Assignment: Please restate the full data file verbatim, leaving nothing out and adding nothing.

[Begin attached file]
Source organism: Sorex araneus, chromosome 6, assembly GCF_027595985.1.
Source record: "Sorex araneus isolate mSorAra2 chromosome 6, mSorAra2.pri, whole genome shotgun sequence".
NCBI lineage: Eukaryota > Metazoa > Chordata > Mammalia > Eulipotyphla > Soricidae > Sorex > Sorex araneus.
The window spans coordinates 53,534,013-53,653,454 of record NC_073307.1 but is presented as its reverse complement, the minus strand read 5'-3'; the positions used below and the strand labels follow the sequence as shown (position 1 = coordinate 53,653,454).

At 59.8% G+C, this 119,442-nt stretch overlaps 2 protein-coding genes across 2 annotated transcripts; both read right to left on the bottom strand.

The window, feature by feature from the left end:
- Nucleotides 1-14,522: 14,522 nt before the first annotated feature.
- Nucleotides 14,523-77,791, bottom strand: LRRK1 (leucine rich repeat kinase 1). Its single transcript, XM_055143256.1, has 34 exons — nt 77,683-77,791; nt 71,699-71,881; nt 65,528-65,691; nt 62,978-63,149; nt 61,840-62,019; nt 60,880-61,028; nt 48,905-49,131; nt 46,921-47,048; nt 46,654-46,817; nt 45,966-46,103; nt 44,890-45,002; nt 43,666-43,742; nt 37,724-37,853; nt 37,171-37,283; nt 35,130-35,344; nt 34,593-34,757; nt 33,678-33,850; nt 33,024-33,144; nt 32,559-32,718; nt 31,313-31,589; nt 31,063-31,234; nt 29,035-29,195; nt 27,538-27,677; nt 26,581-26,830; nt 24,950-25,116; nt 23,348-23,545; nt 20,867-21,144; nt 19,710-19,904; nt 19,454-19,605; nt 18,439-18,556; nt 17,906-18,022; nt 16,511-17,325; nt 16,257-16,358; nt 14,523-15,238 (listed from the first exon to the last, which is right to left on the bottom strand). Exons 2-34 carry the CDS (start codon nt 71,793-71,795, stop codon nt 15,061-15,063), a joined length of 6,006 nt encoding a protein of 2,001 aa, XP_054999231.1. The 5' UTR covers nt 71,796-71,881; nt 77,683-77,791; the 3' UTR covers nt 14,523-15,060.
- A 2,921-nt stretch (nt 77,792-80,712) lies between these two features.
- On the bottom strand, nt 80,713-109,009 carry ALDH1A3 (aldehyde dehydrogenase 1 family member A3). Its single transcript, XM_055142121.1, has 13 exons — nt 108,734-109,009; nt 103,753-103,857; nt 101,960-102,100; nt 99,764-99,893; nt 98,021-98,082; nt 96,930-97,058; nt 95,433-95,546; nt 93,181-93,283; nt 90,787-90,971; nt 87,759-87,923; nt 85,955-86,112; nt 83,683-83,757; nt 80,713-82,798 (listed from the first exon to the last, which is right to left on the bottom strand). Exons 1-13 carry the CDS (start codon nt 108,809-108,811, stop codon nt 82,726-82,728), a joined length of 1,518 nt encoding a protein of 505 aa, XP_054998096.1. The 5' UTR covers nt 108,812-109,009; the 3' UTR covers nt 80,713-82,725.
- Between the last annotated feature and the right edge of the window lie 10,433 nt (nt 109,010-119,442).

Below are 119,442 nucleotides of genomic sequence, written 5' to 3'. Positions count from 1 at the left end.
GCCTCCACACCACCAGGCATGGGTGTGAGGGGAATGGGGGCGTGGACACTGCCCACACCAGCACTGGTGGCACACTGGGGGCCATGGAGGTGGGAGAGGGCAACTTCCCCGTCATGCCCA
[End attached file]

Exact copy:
Source organism: Sorex araneus, chromosome 6, assembly GCF_027595985.1.
Source record: "Sorex araneus isolate mSorAra2 chromosome 6, mSorAra2.pri, whole genome shotgun sequence".
NCBI lineage: Eukaryota > Metazoa > Chordata > Mammalia > Eulipotyphla > Soricidae > Sorex > Sorex araneus.
The window spans coordinates 53,534,013-53,653,454 of record NC_073307.1 but is presented as its reverse complement, the minus strand read 5'-3'; the positions used below and the strand labels follow the sequence as shown (position 1 = coordinate 53,653,454).

At 59.8% G+C, this 119,442-nt stretch overlaps 2 protein-coding genes across 2 annotated transcripts; both read right to left on the bottom strand.

The window, feature by feature from the left end:
- Nucleotides 1-14,522: 14,522 nt before the first annotated feature.
- Nucleotides 14,523-77,791, bottom strand: LRRK1 (leucine rich repeat kinase 1). Its single transcript, XM_055143256.1, has 34 exons — nt 77,683-77,791; nt 71,699-71,881; nt 65,528-65,691; nt 62,978-63,149; nt 61,840-62,019; nt 60,880-61,028; nt 48,905-49,131; nt 46,921-47,048; nt 46,654-46,817; nt 45,966-46,103; nt 44,890-45,002; nt 43,666-43,742; nt 37,724-37,853; nt 37,171-37,283; nt 35,130-35,344; nt 34,593-34,757; nt 33,678-33,850; nt 33,024-33,144; nt 32,559-32,718; nt 31,313-31,589; nt 31,063-31,234; nt 29,035-29,195; nt 27,538-27,677; nt 26,581-26,830; nt 24,950-25,116; nt 23,348-23,545; nt 20,867-21,144; nt 19,710-19,904; nt 19,454-19,605; nt 18,439-18,556; nt 17,906-18,022; nt 16,511-17,325; nt 16,257-16,358; nt 14,523-15,238 (listed from the first exon to the last, which is right to left on the bottom strand). Exons 2-34 carry the CDS (start codon nt 71,793-71,795, stop codon nt 15,061-15,063), a joined length of 6,006 nt encoding a protein of 2,001 aa, XP_054999231.1. The 5' UTR covers nt 71,796-71,881; nt 77,683-77,791; the 3' UTR covers nt 14,523-15,060.
- A 2,921-nt stretch (nt 77,792-80,712) lies between these two features.
- On the bottom strand, nt 80,713-109,009 carry ALDH1A3 (aldehyde dehydrogenase 1 family member A3). Its single transcript, XM_055142121.1, has 13 exons — nt 108,734-109,009; nt 103,753-103,857; nt 101,960-102,100; nt 99,764-99,893; nt 98,021-98,082; nt 96,930-97,058; nt 95,433-95,546; nt 93,181-93,283; nt 90,787-90,971; nt 87,759-87,923; nt 85,955-86,112; nt 83,683-83,757; nt 80,713-82,798 (listed from the first exon to the last, which is right to left on the bottom strand). Exons 1-13 carry the CDS (start codon nt 108,809-108,811, stop codon nt 82,726-82,728), a joined length of 1,518 nt encoding a protein of 505 aa, XP_054998096.1. The 5' UTR covers nt 108,812-109,009; the 3' UTR covers nt 80,713-82,725.
- Between the last annotated feature and the right edge of the window lie 10,433 nt (nt 109,010-119,442).

Below are 119,442 nucleotides of genomic sequence, written 5' to 3'. Positions count from 1 at the left end.
GCCTCCACACCACCAGGCATGGGTGTGAGGGGAATGGGGGCGTGGACACTGCCCACACCAGCACTGGTGGCACACTGGGGGCCATGGAGGTGGGAGAGGGCAACTTCCCCGTCATGCCCA